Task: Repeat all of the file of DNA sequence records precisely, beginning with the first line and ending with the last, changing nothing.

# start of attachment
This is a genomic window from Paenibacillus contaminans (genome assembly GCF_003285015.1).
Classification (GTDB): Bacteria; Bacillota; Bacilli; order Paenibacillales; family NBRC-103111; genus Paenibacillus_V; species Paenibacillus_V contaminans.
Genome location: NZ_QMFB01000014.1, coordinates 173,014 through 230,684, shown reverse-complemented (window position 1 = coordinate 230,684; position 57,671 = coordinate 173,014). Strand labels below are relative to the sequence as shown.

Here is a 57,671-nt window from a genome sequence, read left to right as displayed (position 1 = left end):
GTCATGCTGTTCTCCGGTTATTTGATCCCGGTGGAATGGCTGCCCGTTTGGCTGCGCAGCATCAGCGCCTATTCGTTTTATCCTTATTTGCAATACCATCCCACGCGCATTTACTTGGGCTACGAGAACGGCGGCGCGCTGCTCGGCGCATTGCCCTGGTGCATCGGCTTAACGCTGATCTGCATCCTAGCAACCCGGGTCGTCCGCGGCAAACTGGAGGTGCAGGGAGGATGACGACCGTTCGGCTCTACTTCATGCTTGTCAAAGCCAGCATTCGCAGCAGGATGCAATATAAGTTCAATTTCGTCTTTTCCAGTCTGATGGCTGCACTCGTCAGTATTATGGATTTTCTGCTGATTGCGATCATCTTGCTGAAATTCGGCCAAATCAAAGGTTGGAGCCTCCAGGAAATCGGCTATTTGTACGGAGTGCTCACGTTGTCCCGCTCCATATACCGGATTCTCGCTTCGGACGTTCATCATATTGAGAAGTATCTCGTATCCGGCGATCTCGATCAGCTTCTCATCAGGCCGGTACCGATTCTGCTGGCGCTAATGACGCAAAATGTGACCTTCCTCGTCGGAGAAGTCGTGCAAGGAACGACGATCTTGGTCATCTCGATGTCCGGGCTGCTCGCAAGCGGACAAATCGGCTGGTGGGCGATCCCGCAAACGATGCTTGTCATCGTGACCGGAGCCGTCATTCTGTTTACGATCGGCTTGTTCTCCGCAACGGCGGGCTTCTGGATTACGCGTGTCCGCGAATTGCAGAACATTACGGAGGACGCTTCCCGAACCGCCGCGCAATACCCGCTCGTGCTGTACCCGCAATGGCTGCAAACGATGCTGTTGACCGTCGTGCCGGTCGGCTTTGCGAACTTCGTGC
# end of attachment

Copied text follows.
This is a genomic window from Paenibacillus contaminans (genome assembly GCF_003285015.1).
Classification (GTDB): Bacteria; Bacillota; Bacilli; order Paenibacillales; family NBRC-103111; genus Paenibacillus_V; species Paenibacillus_V contaminans.
Genome location: NZ_QMFB01000014.1, coordinates 173,014 through 230,684, shown reverse-complemented (window position 1 = coordinate 230,684; position 57,671 = coordinate 173,014). Strand labels below are relative to the sequence as shown.

Here is a 57,671-nt window from a genome sequence, read left to right as displayed (position 1 = left end):
GTCATGCTGTTCTCCGGTTATTTGATCCCGGTGGAATGGCTGCCCGTTTGGCTGCGCAGCATCAGCGCCTATTCGTTTTATCCTTATTTGCAATACCATCCCACGCGCATTTACTTGGGCTACGAGAACGGCGGCGCGCTGCTCGGCGCATTGCCCTGGTGCATCGGCTTAACGCTGATCTGCATCCTAGCAACCCGGGTCGTCCGCGGCAAACTGGAGGTGCAGGGAGGATGACGACCGTTCGGCTCTACTTCATGCTTGTCAAAGCCAGCATTCGCAGCAGGATGCAATATAAGTTCAATTTCGTCTTTTCCAGTCTGATGGCTGCACTCGTCAGTATTATGGATTTTCTGCTGATTGCGATCATCTTGCTGAAATTCGGCCAAATCAAAGGTTGGAGCCTCCAGGAAATCGGCTATTTGTACGGAGTGCTCACGTTGTCCCGCTCCATATACCGGATTCTCGCTTCGGACGTTCATCATATTGAGAAGTATCTCGTATCCGGCGATCTCGATCAGCTTCTCATCAGGCCGGTACCGATTCTGCTGGCGCTAATGACGCAAAATGTGACCTTCCTCGTCGGAGAAGTCGTGCAAGGAACGACGATCTTGGTCATCTCGATGTCCGGGCTGCTCGCAAGCGGACAAATCGGCTGGTGGGCGATCCCGCAAACGATGCTTGTCATCGTGACCGGAGCCGTCATTCTGTTTACGATCGGCTTGTTCTCCGCAACGGCGGGCTTCTGGATTACGCGTGTCCGCGAATTGCAGAACATTACGGAGGACGCTTCCCGAACCGCCGCGCAATACCCGCTCGTGCTGTACCCGCAATGGCTGCAAACGATGCTGTTGACCGTCGTGCCGGTCGGCTTTGCGAACTTCGTGC